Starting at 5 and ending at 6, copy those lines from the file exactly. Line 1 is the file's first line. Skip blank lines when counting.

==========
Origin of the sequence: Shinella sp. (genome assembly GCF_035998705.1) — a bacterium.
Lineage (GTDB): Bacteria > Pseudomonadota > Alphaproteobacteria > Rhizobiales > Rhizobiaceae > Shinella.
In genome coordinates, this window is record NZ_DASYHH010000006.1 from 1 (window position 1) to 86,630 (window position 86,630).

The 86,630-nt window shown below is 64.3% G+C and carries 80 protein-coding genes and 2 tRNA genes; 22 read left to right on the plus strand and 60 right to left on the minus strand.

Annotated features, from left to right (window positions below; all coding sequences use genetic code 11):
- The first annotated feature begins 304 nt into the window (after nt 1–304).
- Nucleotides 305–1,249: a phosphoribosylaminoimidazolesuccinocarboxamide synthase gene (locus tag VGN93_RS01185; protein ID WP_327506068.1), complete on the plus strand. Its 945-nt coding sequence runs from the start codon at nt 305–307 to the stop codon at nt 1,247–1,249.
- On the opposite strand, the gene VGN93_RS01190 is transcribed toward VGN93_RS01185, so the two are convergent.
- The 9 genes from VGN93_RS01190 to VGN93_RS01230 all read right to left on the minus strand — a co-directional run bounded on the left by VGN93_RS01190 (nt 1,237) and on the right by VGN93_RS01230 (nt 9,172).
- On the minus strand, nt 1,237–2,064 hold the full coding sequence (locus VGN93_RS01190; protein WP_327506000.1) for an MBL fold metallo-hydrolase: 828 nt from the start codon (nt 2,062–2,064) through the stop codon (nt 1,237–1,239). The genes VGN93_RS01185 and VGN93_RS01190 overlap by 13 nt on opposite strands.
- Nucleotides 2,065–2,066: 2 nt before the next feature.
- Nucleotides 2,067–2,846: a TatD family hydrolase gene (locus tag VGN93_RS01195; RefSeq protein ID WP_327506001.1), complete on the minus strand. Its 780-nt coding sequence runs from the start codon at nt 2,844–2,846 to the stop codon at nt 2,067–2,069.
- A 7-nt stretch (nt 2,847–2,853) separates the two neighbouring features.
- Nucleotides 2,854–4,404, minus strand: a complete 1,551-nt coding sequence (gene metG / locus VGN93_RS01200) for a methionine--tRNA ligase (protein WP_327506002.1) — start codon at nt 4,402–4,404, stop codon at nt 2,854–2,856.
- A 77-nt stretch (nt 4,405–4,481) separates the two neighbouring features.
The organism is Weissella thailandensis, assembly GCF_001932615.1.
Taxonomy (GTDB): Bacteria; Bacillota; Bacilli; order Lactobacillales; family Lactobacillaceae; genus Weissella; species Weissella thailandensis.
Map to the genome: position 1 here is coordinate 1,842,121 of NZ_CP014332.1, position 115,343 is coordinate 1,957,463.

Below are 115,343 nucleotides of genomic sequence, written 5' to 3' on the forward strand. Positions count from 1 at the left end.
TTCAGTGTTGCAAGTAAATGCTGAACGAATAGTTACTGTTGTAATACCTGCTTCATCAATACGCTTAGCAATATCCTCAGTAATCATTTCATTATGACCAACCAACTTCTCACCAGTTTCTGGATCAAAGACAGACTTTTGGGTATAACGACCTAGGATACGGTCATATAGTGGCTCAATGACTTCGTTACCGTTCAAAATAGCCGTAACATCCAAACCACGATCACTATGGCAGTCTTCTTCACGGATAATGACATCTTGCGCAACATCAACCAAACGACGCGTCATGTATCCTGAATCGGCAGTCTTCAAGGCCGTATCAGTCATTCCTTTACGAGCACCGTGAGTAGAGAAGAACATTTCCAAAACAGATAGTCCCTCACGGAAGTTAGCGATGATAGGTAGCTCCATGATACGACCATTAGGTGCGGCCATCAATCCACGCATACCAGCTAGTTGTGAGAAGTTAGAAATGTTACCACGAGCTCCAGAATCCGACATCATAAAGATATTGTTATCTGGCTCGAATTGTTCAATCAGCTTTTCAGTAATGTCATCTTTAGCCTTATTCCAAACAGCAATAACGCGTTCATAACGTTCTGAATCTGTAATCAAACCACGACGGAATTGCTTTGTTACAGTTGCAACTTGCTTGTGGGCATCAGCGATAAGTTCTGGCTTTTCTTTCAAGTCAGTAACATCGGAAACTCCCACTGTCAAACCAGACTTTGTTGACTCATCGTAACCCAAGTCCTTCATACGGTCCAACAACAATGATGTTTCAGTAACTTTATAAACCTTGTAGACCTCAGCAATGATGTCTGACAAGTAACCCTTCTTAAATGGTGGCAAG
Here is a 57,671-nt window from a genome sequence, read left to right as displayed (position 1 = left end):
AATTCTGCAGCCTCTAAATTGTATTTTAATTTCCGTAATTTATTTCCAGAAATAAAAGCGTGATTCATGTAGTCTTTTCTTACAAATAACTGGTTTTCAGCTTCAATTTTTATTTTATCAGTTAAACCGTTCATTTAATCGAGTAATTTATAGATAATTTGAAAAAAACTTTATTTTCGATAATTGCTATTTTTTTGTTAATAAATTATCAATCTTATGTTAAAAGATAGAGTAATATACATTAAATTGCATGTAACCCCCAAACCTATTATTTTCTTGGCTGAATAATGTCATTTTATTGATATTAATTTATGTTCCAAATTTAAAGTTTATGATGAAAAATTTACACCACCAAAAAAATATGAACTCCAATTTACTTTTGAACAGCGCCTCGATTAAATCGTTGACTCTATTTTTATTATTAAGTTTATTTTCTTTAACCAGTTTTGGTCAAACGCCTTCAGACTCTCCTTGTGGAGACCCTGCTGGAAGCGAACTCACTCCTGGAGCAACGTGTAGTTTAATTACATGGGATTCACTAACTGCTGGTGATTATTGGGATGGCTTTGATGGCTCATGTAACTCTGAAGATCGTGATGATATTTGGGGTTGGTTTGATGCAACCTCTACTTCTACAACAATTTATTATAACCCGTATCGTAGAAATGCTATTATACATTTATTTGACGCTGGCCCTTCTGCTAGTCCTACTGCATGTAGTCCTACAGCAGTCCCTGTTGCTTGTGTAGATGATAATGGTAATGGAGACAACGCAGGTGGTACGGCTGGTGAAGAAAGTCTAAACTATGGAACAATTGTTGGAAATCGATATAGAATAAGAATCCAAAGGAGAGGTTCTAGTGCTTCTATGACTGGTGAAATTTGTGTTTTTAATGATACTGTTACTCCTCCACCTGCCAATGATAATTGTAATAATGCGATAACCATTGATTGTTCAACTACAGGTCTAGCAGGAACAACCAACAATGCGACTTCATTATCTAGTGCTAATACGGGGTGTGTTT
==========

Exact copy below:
Annotated features, from left to right (window positions below; all coding sequences use genetic code 11):
- The first annotated feature begins 304 nt into the window (after nt 1–304).